So, I’ve been meaning to write this article for awhile now.. but every time I go to start, I feel my chest tightening so I just stop. Partially I think because I’m afraid if I put it out into the universe I’m going to jinx myself and my family… and partially because I know there are so many other families out there still in the midst of battle. If you’ve read the About Us section then you already know why Angela and I started this blog… but this is part of my story.
Cancer. Who doesn’t know a family member, a friend, a friend of a friend, a perfect stranger with a bald head and a LiveStrong bracelet on, who is currently fighting or has lost someone to cancer. I hate sitting down to think about this because as I do all the names of people who are or have battled cancer start coming to mind.. one after another. The first time I really felt it’s impact was when I lost my grandmother in my early 20’s. I can still picture her in my head in her bright orange and purple outfit (Clemson colors) one day and then wearing leopard print the very next day. I only wish I was as bold as she was in life.
The next one would be my brother, Kit, who was diagnosed with cancer 4 years ago at the age of 28. His diagnosis to me was like being sucker punched. You never expect your younger sibling to get sick. Thankfully he’s pretty stubborn when he wants something, so he won that battle.
After my grandmother’s passing and my brother’s battle.. you kind of think ok we’ve survived those the universe couldn’t possibly have anything more in store for us. Wrong. In May of last year my 14 year old son, Owen was a healthy and active teenager. He ran track for his school, sang in chorus, raced dirt bikes on the weekends, and spent plenty of time annoying his 2 younger brothers.
One day at school he was asked to throw a shot-putt, when he came home he casually mentioned that his arm was sore. We let it go for a few days figuring he had probably just pulled a muscle. A trip to the doctors confirmed what we suspected that he probably had just strained a muscle. They told us if it still hurt in a couple weeks to come back in. Well, a few weeks later it was still bothering him so we skipped the trip back to our doctors figuring they tell us to see an orthopedic for x-rays anyways. The x-rays revealed what none of us thought, our son had a tumor in the bone of his right arm. And thus began our journey into childhood cancer.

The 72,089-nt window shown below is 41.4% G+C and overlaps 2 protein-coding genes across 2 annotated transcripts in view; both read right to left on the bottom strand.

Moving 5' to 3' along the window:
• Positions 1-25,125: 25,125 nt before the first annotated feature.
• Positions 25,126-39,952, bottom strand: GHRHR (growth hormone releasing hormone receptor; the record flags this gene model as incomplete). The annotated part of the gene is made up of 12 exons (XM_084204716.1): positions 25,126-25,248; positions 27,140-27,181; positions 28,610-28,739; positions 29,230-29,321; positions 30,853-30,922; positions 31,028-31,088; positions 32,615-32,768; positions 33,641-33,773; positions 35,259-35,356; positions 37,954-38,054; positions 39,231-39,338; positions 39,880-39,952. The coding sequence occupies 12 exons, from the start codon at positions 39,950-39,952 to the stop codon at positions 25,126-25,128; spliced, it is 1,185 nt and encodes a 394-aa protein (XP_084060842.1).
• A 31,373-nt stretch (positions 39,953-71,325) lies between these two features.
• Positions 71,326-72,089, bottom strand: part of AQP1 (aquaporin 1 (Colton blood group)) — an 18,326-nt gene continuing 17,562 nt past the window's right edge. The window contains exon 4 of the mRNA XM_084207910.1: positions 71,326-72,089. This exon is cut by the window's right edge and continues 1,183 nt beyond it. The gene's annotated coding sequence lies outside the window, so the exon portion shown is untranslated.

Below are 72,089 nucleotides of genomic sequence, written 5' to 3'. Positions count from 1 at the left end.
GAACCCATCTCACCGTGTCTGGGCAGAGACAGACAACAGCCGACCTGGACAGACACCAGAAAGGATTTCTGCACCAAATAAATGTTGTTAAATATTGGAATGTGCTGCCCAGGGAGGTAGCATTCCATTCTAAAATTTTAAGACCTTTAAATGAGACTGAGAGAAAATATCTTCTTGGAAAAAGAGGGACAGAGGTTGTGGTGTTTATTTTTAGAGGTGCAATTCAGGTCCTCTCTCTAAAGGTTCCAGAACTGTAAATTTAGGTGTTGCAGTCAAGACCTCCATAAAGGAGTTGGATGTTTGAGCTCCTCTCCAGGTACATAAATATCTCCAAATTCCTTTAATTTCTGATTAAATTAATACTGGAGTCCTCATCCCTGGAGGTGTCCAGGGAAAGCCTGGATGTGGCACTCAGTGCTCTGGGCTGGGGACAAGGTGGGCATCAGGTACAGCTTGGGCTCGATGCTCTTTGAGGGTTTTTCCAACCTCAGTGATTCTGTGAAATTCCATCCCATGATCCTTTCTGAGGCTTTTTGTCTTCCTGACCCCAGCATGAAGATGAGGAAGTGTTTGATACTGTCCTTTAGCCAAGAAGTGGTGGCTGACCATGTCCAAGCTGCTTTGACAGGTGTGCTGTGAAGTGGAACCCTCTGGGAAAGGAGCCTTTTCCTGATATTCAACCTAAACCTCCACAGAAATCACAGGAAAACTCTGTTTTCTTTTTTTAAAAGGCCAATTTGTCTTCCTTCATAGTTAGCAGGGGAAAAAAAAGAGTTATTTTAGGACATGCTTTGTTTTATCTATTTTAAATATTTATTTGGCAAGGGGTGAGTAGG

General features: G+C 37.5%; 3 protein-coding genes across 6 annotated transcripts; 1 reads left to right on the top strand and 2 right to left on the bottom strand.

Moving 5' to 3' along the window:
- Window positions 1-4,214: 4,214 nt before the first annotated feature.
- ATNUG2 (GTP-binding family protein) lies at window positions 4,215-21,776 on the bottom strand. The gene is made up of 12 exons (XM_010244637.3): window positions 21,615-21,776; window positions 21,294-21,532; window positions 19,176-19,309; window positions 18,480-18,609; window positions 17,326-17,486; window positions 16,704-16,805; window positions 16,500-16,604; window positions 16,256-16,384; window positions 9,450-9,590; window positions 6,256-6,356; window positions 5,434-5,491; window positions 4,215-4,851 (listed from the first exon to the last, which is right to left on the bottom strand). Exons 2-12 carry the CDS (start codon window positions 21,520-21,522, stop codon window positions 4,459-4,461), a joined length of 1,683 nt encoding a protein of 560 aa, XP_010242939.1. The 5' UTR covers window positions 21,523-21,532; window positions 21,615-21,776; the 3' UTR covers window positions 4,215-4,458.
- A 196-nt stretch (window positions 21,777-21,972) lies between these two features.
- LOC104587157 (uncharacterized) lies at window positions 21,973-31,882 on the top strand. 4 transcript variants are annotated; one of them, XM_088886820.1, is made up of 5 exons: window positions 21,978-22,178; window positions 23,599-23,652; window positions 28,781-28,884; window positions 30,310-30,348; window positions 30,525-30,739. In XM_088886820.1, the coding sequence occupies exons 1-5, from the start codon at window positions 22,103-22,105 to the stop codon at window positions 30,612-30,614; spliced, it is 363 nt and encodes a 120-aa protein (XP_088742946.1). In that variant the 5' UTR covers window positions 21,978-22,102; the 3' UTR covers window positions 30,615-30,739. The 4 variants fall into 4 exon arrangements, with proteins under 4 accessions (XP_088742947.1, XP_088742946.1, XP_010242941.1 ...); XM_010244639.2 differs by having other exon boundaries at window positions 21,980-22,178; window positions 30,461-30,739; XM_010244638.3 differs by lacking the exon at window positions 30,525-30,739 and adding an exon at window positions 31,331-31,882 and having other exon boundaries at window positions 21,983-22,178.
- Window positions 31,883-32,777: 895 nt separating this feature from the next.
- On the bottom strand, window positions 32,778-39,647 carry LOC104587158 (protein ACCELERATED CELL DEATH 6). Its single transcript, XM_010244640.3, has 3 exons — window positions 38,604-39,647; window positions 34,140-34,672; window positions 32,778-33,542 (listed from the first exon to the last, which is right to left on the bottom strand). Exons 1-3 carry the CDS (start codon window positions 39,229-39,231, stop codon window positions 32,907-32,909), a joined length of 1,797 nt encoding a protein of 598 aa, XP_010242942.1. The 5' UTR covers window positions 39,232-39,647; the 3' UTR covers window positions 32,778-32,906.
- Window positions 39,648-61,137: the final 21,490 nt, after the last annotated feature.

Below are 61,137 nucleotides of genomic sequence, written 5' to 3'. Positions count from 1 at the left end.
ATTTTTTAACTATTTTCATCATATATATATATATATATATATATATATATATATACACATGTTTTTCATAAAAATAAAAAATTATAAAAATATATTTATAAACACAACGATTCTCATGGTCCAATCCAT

I won’t go into the ups and the downs of childhood cancer. I will say that while I wouldn’t wish this journey on anyone, I do wish that everyone in their lifetime could experience being completely surrounded by the amazing amount of love and support that my entire family was. Our experience had a positive outcome, on Monday of this week Owen’s final surgery was completed to remove his port. He is now well on his way to recovery and just enjoying being a teenager again. His journey is well documented on Caringbridge if anyone wants additional information.
(Shortly after this entry was posted – Owen’s cancer returned – this time to his lungs. Ongoing updates can be found on the Caringbridge link posted above).
Now for the statistics: Nearly 50 families in this country received the very same news today, that I received last year: Your child has cancer – the disease that kills more children in this country than any other. Tomorrow, about 50 more will get that same news, and in an instant those families will learn what is impossible to accept – cancer can impact any child. It happens every day.
This Saturday, April 9th, our charity will be holding it’s annual Help Fight Cancer & Celebrate Life golf tournament and silent auction. If you know anyone in the Northern VA/DC area that would enjoy a fun day out on the course for a good cause please ask them to visit www.westrashcharities.org (charity donations are also accepted ). Our charity is a IRS 501 (C) 3 tax exempt and is run completely by family members. Please join us in our vow to honor those courageously fighting, by continuing to provide funding for the advancement of cancer research and treatments.